The risk of dying during pregnancy is five times higher for women with epilepsy, finds a new study.
According to the study, from the Aarhus University in Denmark, pregnant women with epilepsy die of virtually the same conditions and events that women without epilepsy die of – ranging from accidents to blood clots, cancer and suicide – although with a greater frequency.
The results should be seen in light of the fact that, in general, people with epilepsy have a higher mortality rate than the rest of the population. Overall, for women of childbearing age the mortality rate is 15 times higher, the researchers said.
"We can't produce statistics on causes of death on the basis of five deceased pregnant women with epilepsy but we can conclude with great statistical certainty that pregnant women with epilepsy die five times more frequently than other pregnant women," said Jakob Christensen, Associate Professor at the varsity.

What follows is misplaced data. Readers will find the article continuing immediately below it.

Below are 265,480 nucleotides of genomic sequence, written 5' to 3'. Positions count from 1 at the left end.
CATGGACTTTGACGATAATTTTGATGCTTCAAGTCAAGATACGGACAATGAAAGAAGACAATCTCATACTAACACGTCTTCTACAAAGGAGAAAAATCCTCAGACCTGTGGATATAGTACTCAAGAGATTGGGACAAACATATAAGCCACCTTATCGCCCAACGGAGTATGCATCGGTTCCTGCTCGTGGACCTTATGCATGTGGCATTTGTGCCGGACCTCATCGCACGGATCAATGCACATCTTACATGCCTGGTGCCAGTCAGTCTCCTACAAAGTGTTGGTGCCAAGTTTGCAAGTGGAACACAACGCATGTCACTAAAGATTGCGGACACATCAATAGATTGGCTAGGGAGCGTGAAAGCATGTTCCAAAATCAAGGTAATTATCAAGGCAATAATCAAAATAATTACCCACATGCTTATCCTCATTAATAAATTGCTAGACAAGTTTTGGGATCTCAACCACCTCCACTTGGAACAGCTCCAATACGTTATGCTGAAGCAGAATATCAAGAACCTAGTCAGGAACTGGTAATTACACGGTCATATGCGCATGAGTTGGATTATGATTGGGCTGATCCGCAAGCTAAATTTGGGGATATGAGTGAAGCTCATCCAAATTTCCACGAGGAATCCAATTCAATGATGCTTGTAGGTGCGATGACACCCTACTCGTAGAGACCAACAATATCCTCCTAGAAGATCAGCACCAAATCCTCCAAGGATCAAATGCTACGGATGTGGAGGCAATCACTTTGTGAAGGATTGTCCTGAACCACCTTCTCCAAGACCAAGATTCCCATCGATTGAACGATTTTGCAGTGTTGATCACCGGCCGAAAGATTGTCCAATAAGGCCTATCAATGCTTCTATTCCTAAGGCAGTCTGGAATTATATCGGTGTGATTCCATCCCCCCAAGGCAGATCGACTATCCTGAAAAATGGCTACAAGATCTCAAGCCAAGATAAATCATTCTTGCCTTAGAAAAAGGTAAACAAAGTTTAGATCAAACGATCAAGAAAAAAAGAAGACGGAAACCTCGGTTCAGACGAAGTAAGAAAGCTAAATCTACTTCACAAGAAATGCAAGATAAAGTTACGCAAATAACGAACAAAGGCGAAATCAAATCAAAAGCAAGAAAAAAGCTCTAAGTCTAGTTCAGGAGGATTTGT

For the study, the team examined a total of 2,110,084 pregnancies among which 11,976 (0.6 per cent) were pregnant women with epilepsy and a total of 176 women died during their pregnancy.
Mortality among women with epilepsy was compared with the mortality rate for women of the same age and social background.
"Although the absolute risk is small, we have to consider how we can follow pregnant women with epilepsy better than today," Christensen said.
" We must take into account that the vast majority of pregnant women with epilepsy receive medication and are closely monitored during pregnancy, and that this probably helps to reduce the overall mortality because close monitoring means that there is better management of their epileptic seizures," he said.
Epilepsy is one of the most common neurological diseases affecting approximately sixty million people globally.